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GeForce 6 Series Question & Answer with NVIDIA - Page 1 of 1

INTRODUCTION

nV News was given the opportunity to conduct a question and answer session with NVIDIA's Tony Tomasi, Senior Director of Desktop Product Management and Ujesh Desai, General Manager of Desktop Graphics Processing Units. The questions are naturally related to the GeForce 6 Series, which was announced by NVIDIA on April 14.

GeForce 6 Series Logo

I would like to thank the group of nV News staff and selected visitors who assisted us in compiling a list of questions for NVIDIA. A total of 30 questions were submitted and I had the unfortunate duty of trimming the list down to 10 as requested by NVIDIA. Since most of the submitted questions were technically oriented, I chose to keep the Q&A along those lines.

nV News:

What are the primary factors that would lead to a difference in performance between FP16 and FP32 calculations with the GeForce 6800?

Tony Tomasi:

FP16 uses less storage than FP32, and GeForce 6800 supports FP16 texture filtering and frame buffer blending in hardware. In particular, support for FP16 texture filtering and frame buffer blending can be a very significant performance win for high dynamic range applications. There are also some operations that can be performed faster, or in some cases "for free" using FP16 in the shading hardware. For example, partial precision normalize (FP16 normalize) is essentially "free" on GeForce 6800 hardware.

nV News:

X-bit labs has shown benchmark results (chart at bottom of page) of the GeForce 6800 Ultra generating more than its theoretical limit of 32 z-pixels per clock cycle when color writes are disabled. Are these results correct?

Tony Tomasi:

Depending on the impact of occlusion culling, one could measure rates beyond 32 pixels per clock of effective fill. But the Z-ROP hardware in GeForce 6800 is capable of 32 pixels per clock of z/stencil-only rendering. Rates beyond that would be due to other factors. High z/stencil rendering rates are a nice win for applications that do 2-pass shadow algorithms, like Doom3, which is why GeForce 6800 is capable of rendering z/stencil-only at such high rates.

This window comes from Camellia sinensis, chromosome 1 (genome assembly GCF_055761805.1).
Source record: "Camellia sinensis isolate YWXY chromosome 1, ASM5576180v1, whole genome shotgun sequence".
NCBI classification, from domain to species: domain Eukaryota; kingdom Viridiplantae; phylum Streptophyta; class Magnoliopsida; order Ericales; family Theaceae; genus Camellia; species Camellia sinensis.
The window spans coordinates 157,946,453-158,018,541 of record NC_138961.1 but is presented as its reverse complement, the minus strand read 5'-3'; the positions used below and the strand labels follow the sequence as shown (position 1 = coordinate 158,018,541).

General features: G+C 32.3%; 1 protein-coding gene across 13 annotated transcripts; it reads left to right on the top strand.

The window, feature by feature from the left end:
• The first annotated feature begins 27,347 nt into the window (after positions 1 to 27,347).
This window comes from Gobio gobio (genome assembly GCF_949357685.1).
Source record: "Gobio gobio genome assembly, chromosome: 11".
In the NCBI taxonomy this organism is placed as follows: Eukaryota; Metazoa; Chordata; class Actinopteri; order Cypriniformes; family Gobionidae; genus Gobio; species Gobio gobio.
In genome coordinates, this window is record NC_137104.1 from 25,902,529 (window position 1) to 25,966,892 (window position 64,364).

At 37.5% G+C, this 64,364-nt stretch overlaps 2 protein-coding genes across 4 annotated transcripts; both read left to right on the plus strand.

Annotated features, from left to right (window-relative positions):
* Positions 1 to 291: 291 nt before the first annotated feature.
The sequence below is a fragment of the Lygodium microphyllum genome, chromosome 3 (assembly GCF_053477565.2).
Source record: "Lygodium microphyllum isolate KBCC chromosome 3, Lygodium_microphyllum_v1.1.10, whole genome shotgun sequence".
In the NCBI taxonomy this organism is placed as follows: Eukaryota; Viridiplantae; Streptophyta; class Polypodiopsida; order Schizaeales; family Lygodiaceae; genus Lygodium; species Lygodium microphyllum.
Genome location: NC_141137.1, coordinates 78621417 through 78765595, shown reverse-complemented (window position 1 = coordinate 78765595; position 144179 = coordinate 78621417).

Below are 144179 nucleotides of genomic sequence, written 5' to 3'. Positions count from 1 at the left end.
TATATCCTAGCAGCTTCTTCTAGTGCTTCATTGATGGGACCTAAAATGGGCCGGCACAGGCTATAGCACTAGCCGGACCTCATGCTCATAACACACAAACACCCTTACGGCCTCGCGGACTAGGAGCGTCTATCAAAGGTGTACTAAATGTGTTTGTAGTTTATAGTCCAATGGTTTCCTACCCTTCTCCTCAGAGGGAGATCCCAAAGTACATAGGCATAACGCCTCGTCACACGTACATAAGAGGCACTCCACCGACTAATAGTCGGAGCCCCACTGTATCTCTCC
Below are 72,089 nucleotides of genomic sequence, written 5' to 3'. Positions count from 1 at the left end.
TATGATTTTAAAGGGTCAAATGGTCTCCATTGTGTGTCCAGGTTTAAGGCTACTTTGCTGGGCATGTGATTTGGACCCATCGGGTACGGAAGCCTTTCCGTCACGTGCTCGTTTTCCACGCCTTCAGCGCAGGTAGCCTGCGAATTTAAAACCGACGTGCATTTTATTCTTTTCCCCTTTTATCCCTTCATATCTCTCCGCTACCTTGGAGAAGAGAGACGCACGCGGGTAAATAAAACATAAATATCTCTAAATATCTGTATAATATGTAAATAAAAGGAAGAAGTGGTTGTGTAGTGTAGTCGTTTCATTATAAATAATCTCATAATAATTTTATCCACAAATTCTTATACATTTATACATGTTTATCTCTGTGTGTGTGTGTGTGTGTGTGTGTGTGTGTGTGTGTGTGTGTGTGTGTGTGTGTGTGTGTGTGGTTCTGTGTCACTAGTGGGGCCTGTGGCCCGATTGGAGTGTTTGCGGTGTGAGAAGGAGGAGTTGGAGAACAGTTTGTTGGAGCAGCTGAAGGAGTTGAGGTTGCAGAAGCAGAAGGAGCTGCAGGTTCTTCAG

nV News:

We have seen partial precision benchmark results (compare "PS 2.0 - Simple" to "PS 2.0 PP - Simple" in first table) on the GeForce 6800 drop in performance over full precision. Is it possible that the GeForce 6800 could have lost performance in some applications due to having Pixel Shader 2.0 shaders optimized for the GeForce FX?

Tony Tomasi:

We have filed a bug against the results generated by Marko Dolenc's fill-rate tester and are checking in to it. Something is definitely up there. We're not aware of any reason that partial precision floating point should be slower than full precision (FP32) floating point.

There are architectural differences between the GeForce FX architecture and the GeForce 6800 architecture that can lead the GeForce FX to have higher performance per Quad of shading horsepower in some limited number of partial precision cases, but since the GeForce 6800 has 4x the number of Quads for shading computation, GeForce 6800 should deliver better absolute performance.

While its possible to build a pathologically bad register combiner program that could potentially run faster on GeForce FX than on GeForce 6800, in practice no application we've seen does or would do that.

nV News:

Reviewers have noticed image quality issues with Far Cry and are perplexed as to why the game performs better on the newly announced Radeon X800 graphics chipsets than the GeForce 6800. Comments? Is a future patch in the works that will support the new features of Shader Model 3.0?